Draw, in the figurative sense, is God's action of attracting human beings through His love
demonstrated by Jesus' crucifixion and atonement (John 12:32).
To esteem such love for an insignificant being as man, God sought to elicit from human beings an introspection
of moral values that would lead to repentance (Rom 2:4).
Just as God sought to draw the nation of Israel with His loyal love (covenant loyalty) through world events like
the Exodus, He seeks to draw the world through the provision of His Son for the sin offering of the world
(John 3:16; Gen 12:3;
The relationship between drawing and faith can be seen in Old Testament Believers. Those who
were drawn to God's covenant loyalty (lovingkindness) came to faith and became His people. As God's possession,
they were given over to His Son Jesus Christ. And only those Old Testament Believers who had a genuine faith in
God knew and recognized that Jesus was the Messiah (John 6:37-47).
The relationship between drawing and faith can be seen in New Testament Believers. Demonstrating
His love for His Father and mankind, Jesus Christ's ultimate sacrifice of atonement and resurrection as God's only
Son draws people to faith (John 12:33). After the crucifixion,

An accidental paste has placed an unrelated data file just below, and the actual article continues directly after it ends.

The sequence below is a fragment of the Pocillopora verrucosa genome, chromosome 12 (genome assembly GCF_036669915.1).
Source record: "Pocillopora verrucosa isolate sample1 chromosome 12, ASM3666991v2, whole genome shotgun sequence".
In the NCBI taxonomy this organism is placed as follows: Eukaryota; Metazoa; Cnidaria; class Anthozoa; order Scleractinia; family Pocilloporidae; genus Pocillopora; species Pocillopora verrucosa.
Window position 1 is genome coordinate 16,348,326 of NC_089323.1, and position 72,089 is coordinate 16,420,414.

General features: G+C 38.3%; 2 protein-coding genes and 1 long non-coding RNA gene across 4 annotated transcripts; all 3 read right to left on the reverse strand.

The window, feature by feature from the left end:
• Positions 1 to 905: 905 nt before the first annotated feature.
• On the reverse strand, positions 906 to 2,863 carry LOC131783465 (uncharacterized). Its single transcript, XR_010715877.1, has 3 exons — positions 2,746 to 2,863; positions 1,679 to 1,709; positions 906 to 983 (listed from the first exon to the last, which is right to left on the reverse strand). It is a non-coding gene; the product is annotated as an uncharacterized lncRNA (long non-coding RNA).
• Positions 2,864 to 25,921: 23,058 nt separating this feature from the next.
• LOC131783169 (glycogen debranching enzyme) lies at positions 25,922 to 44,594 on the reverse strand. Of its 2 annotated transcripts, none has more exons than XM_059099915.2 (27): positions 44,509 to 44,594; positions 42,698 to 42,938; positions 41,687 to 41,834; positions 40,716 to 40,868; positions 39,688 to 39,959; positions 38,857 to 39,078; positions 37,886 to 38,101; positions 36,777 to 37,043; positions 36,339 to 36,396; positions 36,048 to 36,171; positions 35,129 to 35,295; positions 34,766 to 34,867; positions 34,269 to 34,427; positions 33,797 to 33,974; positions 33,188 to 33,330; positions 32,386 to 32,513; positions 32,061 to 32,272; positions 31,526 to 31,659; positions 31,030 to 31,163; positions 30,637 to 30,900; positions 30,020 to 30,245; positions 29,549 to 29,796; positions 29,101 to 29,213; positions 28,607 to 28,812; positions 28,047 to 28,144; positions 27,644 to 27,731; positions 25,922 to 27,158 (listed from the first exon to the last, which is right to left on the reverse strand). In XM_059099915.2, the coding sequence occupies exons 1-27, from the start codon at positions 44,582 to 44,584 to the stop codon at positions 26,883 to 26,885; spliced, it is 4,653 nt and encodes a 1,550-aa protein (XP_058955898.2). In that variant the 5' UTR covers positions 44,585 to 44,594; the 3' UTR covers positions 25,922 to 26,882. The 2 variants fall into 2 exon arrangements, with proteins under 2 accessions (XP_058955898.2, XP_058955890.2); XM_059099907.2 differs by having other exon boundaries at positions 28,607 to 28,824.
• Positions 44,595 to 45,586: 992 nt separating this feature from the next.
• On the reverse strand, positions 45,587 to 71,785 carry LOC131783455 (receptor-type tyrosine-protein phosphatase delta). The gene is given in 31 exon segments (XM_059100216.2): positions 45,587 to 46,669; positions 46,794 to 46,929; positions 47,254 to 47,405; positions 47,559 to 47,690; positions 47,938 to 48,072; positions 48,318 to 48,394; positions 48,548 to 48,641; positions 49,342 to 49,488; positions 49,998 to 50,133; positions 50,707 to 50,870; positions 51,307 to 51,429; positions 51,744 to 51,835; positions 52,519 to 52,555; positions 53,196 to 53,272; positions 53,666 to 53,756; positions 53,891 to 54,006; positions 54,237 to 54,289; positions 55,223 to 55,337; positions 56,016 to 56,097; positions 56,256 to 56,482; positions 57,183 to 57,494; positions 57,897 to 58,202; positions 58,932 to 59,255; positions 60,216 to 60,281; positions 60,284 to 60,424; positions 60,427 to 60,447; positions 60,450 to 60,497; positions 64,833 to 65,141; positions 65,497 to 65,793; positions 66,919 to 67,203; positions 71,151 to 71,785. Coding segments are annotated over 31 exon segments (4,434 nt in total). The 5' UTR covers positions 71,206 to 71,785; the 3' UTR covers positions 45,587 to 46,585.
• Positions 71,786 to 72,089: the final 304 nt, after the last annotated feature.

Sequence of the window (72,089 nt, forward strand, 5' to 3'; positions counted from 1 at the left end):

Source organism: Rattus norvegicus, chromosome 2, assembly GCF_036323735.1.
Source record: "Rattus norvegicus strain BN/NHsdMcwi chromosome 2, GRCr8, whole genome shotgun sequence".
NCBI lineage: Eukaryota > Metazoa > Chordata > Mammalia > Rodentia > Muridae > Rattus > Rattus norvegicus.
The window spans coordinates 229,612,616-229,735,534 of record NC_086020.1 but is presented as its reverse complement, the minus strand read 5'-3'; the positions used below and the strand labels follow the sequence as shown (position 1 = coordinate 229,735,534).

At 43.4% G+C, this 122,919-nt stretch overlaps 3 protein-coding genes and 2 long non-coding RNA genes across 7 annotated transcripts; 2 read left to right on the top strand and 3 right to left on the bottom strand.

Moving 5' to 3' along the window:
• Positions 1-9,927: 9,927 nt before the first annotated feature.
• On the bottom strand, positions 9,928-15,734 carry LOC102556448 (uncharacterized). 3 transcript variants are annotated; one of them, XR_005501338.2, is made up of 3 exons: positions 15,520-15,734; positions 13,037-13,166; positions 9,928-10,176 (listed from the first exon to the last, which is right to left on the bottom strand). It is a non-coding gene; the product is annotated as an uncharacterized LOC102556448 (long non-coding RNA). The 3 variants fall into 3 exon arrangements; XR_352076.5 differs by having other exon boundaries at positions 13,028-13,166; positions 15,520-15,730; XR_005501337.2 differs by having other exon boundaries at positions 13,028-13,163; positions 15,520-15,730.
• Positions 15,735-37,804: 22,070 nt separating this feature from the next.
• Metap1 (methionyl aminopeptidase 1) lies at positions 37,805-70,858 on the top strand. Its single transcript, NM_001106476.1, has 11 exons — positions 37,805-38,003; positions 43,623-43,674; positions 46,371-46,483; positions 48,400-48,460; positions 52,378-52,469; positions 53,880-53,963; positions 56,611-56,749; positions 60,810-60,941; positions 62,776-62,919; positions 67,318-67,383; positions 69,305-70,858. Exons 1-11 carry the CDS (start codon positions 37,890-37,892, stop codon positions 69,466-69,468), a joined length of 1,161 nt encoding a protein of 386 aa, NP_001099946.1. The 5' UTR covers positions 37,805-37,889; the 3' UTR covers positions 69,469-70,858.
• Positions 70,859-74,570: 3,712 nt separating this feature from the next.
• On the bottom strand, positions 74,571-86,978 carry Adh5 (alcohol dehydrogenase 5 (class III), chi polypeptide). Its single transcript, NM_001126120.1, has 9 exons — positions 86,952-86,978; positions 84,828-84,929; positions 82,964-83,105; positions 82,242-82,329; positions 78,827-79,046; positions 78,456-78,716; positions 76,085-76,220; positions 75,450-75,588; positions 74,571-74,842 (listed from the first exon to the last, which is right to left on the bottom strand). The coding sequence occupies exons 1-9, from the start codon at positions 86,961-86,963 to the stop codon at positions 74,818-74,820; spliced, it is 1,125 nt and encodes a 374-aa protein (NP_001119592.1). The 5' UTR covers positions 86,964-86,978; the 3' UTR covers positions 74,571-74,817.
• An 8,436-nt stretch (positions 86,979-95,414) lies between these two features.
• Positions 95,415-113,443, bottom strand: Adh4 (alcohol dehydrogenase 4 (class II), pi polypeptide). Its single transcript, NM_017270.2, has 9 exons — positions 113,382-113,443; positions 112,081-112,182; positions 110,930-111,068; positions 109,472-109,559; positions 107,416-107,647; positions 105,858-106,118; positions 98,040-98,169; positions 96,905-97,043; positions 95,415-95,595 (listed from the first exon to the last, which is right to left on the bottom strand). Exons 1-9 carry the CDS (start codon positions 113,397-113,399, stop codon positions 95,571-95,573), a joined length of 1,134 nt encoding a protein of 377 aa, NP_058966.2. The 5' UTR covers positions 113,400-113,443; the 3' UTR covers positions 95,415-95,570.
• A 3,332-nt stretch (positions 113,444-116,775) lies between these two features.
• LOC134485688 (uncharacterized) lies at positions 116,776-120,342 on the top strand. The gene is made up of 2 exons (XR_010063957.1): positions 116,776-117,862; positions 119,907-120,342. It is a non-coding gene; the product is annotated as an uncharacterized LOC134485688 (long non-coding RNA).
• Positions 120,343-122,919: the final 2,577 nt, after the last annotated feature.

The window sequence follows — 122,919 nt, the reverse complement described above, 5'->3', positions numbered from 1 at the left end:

Christians are more explicitly identified as "belonging to Christ."
Consistently throughout the Bible, it is agape love that draws:
For God so loved (agapaō) the world, that He gave His only begotten Son, that whoever
believes in Him shall not perish, but have eternal life. For God did not send the Son into the world to judge the
world, but that the world might be saved through Him. He who believes in Him is not judged; he who does not believe
has been judged already, because he has not believed in the name of the only begotten Son of God.
"A new commandment I give to you, that you love one another, even as I have loved you,
that you also love one another. By this all men will know that you are My disciples, if you have love for one
another." (John 13::34-35)
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